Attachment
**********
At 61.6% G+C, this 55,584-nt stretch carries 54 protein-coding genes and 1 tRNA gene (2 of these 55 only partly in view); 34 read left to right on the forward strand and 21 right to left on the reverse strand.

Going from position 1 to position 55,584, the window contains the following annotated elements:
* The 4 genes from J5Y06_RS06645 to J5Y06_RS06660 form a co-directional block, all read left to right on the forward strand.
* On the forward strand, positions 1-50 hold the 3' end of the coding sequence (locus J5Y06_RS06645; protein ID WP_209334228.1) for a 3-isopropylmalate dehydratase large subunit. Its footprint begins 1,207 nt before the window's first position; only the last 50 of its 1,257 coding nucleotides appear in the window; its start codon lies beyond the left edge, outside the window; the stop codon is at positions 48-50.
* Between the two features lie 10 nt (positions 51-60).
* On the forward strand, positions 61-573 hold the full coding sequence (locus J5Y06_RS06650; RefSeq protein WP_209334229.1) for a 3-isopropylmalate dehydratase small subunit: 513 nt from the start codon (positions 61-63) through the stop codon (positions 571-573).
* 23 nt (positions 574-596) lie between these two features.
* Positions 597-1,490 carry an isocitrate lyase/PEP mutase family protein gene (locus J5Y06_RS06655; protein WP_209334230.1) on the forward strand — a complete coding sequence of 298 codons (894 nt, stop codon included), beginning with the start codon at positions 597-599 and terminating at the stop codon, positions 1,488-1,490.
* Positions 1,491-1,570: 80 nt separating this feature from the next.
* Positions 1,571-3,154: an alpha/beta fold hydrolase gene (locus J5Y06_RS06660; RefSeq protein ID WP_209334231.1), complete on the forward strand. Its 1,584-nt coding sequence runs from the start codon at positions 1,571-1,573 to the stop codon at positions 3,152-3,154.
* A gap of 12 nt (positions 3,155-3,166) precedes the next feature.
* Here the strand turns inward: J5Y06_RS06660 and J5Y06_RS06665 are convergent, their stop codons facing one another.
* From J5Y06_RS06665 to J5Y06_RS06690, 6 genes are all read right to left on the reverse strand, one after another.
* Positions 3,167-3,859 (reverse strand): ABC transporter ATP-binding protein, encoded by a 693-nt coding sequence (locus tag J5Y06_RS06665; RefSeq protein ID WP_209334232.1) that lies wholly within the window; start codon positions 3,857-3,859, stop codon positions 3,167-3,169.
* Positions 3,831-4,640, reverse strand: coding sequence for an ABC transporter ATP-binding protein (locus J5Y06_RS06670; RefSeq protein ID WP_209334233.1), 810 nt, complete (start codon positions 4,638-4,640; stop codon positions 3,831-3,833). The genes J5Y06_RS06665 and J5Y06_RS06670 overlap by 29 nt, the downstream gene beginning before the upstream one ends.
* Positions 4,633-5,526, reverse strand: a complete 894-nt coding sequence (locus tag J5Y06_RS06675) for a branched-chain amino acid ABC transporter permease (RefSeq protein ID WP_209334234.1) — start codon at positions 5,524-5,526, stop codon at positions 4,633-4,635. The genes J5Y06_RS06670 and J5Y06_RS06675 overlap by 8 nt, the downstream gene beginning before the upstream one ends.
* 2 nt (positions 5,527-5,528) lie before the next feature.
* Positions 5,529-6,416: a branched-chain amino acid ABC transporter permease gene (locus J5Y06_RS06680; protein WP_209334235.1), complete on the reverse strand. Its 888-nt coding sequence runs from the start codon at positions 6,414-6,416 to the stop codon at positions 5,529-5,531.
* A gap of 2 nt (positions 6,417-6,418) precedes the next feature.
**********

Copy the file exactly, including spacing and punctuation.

At 61.6% G+C, this 55,584-nt stretch carries 54 protein-coding genes and 1 tRNA gene (2 of these 55 only partly in view); 34 read left to right on the forward strand and 21 right to left on the reverse strand.

Going from position 1 to position 55,584, the window contains the following annotated elements:
* The 4 genes from J5Y06_RS06645 to J5Y06_RS06660 form a co-directional block, all read left to right on the forward strand.
* On the forward strand, positions 1-50 hold the 3' end of the coding sequence (locus J5Y06_RS06645; protein ID WP_209334228.1) for a 3-isopropylmalate dehydratase large subunit. Its footprint begins 1,207 nt before the window's first position; only the last 50 of its 1,257 coding nucleotides appear in the window; its start codon lies beyond the left edge, outside the window; the stop codon is at positions 48-50.
* Between the two features lie 10 nt (positions 51-60).
* On the forward strand, positions 61-573 hold the full coding sequence (locus J5Y06_RS06650; RefSeq protein WP_209334229.1) for a 3-isopropylmalate dehydratase small subunit: 513 nt from the start codon (positions 61-63) through the stop codon (positions 571-573).
* 23 nt (positions 574-596) lie between these two features.
* Positions 597-1,490 carry an isocitrate lyase/PEP mutase family protein gene (locus J5Y06_RS06655; protein WP_209334230.1) on the forward strand — a complete coding sequence of 298 codons (894 nt, stop codon included), beginning with the start codon at positions 597-599 and terminating at the stop codon, positions 1,488-1,490.
* Positions 1,491-1,570: 80 nt separating this feature from the next.
* Positions 1,571-3,154: an alpha/beta fold hydrolase gene (locus J5Y06_RS06660; RefSeq protein ID WP_209334231.1), complete on the forward strand. Its 1,584-nt coding sequence runs from the start codon at positions 1,571-1,573 to the stop codon at positions 3,152-3,154.
* A gap of 12 nt (positions 3,155-3,166) precedes the next feature.
* Here the strand turns inward: J5Y06_RS06660 and J5Y06_RS06665 are convergent, their stop codons facing one another.
* From J5Y06_RS06665 to J5Y06_RS06690, 6 genes are all read right to left on the reverse strand, one after another.
* Positions 3,167-3,859 (reverse strand): ABC transporter ATP-binding protein, encoded by a 693-nt coding sequence (locus tag J5Y06_RS06665; RefSeq protein ID WP_209334232.1) that lies wholly within the window; start codon positions 3,857-3,859, stop codon positions 3,167-3,169.
* Positions 3,831-4,640, reverse strand: coding sequence for an ABC transporter ATP-binding protein (locus J5Y06_RS06670; RefSeq protein ID WP_209334233.1), 810 nt, complete (start codon positions 4,638-4,640; stop codon positions 3,831-3,833). The genes J5Y06_RS06665 and J5Y06_RS06670 overlap by 29 nt, the downstream gene beginning before the upstream one ends.
* Positions 4,633-5,526, reverse strand: a complete 894-nt coding sequence (locus tag J5Y06_RS06675) for a branched-chain amino acid ABC transporter permease (RefSeq protein ID WP_209334234.1) — start codon at positions 5,524-5,526, stop codon at positions 4,633-4,635. The genes J5Y06_RS06670 and J5Y06_RS06675 overlap by 8 nt, the downstream gene beginning before the upstream one ends.
* 2 nt (positions 5,527-5,528) lie before the next feature.
* Positions 5,529-6,416: a branched-chain amino acid ABC transporter permease gene (locus J5Y06_RS06680; protein WP_209334235.1), complete on the reverse strand. Its 888-nt coding sequence runs from the start codon at positions 6,414-6,416 to the stop codon at positions 5,529-5,531.
* A gap of 2 nt (positions 6,417-6,418) precedes the next feature.